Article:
What is value?

In advance of the September 2019 deadline given to fund managers by the FCA, we are starting on a project to tackle this most grey of questions with consumers, advisers, platforms and non execs.

We will be asking over 2,000 investors what they think value is – and then play these bottom-up insights into a more traditional asset manager view of the world. What else other than price and performance matters?

We are working on a research project with fund analysis group Square Mile to tackle this question, in response to the challenge given to fund groups in their Asset Management Market Study. By September 2019, fund managers will have to evidence and measure value. 

FCA: Evidencing value for money

Are you grappling with the FCA’s requirement for fund managers to assess and report on Value? Are your plans in place to hit the September 2019 deadline? If not, we can help.

Easier said than done.

The challenge reminds me of the problem faced by advisers about 6 years ago when it came to platform selection. The FCA required them to conduct due diligence and evidence why their platform of choice delivered against many metrics, one of which was value to the end customer. No prescribed tick list was issued and advisers needed help with this issue. Transact, one of the market-leading platforms, posed an interesting conundrum. Very seldom the cheapest, and often amongst the most expensive, this platform was nonetheless loved by advisers whose clients arguably paid for the excellent service, very little of which rubbed off on them. There were a couple of layers of value to consider in that one. Price. Service. Service to who?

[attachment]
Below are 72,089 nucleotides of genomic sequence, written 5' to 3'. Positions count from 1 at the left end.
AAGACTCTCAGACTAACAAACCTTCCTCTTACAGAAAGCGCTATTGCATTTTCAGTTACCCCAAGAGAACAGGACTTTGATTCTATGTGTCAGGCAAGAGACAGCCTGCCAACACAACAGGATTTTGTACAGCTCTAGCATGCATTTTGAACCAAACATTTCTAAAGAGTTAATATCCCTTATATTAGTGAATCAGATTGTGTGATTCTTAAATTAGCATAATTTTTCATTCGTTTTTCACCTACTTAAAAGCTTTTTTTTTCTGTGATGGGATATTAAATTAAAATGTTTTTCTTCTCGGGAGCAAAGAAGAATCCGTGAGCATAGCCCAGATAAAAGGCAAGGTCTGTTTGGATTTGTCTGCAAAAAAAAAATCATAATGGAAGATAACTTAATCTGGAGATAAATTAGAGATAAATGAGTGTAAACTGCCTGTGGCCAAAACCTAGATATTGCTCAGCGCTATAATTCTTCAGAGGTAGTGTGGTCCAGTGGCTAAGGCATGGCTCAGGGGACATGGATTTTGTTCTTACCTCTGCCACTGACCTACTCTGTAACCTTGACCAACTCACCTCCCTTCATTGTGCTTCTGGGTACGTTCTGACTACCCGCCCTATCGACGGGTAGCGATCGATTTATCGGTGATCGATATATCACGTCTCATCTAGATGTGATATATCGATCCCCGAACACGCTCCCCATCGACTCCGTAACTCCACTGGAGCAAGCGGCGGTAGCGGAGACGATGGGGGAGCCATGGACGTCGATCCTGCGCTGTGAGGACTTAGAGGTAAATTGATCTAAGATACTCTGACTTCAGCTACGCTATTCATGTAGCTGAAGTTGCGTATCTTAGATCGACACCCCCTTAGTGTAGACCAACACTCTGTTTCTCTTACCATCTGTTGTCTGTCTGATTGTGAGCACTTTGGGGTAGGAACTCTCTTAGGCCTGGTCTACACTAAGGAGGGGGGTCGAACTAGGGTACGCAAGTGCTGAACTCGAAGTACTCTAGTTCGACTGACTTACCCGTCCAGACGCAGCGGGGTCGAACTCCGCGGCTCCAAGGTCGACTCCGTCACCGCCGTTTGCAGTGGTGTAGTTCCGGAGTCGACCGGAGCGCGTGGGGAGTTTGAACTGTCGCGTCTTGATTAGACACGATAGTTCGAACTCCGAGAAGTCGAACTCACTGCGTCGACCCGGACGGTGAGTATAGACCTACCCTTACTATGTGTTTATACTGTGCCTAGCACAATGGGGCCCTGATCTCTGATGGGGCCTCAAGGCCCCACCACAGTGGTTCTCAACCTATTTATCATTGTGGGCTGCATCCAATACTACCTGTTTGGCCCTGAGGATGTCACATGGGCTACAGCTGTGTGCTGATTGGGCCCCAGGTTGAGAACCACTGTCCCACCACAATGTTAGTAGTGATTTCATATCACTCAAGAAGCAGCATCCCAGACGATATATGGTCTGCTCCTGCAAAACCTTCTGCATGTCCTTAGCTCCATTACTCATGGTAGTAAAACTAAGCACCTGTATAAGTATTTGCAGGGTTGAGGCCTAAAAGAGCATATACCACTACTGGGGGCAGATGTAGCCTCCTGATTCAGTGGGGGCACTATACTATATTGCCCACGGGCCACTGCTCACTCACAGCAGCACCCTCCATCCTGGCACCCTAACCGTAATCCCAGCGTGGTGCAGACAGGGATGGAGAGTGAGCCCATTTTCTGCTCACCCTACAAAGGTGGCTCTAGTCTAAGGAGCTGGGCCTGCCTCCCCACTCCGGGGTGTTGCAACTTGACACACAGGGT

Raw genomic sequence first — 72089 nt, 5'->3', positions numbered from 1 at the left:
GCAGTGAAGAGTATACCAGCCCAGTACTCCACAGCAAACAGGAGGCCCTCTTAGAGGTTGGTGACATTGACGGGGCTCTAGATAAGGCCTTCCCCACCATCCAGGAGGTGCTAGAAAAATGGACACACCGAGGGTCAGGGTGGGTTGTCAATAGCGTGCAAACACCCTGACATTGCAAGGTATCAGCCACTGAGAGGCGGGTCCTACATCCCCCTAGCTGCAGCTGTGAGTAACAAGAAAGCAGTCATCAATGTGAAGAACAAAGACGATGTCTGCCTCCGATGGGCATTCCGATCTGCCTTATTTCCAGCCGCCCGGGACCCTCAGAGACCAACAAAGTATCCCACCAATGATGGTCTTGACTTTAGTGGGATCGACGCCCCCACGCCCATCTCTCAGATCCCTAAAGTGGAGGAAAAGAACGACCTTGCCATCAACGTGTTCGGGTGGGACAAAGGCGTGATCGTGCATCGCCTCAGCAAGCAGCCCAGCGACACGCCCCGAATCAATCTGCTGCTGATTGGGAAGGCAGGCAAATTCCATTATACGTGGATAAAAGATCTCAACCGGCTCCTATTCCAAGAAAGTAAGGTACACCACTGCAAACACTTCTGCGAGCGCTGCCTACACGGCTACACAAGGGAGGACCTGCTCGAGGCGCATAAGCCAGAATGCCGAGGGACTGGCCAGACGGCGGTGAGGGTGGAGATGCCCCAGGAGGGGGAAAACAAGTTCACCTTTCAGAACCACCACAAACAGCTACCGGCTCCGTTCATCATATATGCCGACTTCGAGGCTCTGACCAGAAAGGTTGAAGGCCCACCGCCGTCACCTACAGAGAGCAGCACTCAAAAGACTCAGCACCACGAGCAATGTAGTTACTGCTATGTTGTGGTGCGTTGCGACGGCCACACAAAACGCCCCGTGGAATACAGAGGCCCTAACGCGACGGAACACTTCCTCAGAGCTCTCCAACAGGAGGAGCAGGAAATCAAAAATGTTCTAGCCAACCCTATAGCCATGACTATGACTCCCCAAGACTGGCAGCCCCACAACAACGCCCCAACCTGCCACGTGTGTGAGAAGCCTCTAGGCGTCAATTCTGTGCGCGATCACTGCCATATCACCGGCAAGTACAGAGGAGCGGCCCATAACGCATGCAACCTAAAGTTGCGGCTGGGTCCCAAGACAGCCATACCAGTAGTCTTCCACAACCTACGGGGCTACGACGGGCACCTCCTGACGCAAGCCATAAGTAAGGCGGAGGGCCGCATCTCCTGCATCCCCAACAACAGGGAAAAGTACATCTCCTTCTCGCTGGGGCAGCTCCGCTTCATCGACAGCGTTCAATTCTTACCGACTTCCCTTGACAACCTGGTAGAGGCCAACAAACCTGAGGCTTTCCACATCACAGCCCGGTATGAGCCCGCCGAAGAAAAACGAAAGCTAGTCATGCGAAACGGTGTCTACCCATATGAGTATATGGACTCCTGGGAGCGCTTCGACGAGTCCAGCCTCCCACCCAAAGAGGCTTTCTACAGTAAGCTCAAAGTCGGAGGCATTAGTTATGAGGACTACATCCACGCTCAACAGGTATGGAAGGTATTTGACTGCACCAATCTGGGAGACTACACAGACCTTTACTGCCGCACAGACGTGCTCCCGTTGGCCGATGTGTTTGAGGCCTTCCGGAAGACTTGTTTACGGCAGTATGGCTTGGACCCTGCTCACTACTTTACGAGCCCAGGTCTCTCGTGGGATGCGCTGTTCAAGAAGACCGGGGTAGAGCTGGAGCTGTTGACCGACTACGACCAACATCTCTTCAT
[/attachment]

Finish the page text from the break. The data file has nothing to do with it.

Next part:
One of the minimum 7 criteria specified by the FCA is Quality of Service. This is tricky to unpack. Phone service might be awesome and abandon rates 0%, but if asset managers are only getting say 5,000 calls a month from direct customers, and the rest go via platforms and advisers, how big is the impact of that? Perhaps more broad in its relevance is communication and information. Do people know what this fund is trying to achieve? Does its name mean anything? Does it state its aims and objectives? Can investors find what they’re being charged without taking half an hour and resorting to a magnifying glass? How well are updates given? By way of example, investors love Terry Smith’s updates and meetings.


We need to look at price and performance.

Both in relative and absolute terms. And whether the fund has delivered on its investment objectives.

This is a complex area which cannot be tackled with a neat small static matrix, to suit all managers and funds. Value is in the eye of the beholder and if I’ve learnt anything about customers it is that they are not symmetrical. Nonetheless I think it crucial to start this process by talking to the people who pay for these services – and from that to build a bottom-up approach to crafting a framework which can be taken and used by asset managers to reflect their product sets and objectives.

This will be a pointless exercise if asset managers approach it as a tick box exercise to mark their own homework, and report back in glowing terms.


There are plenty I have talked to who are genuinely approaching this as a chance to question and identify how well they are in fact doing. Because this question surely lies at the very heart of their existence. It is fundamentally core to what they do and who they are. Sadly there are still some who think of this solely as an exercise to ‘get them’ and are so anxious to protect margin, that they are not in fact asking themselves any questions.

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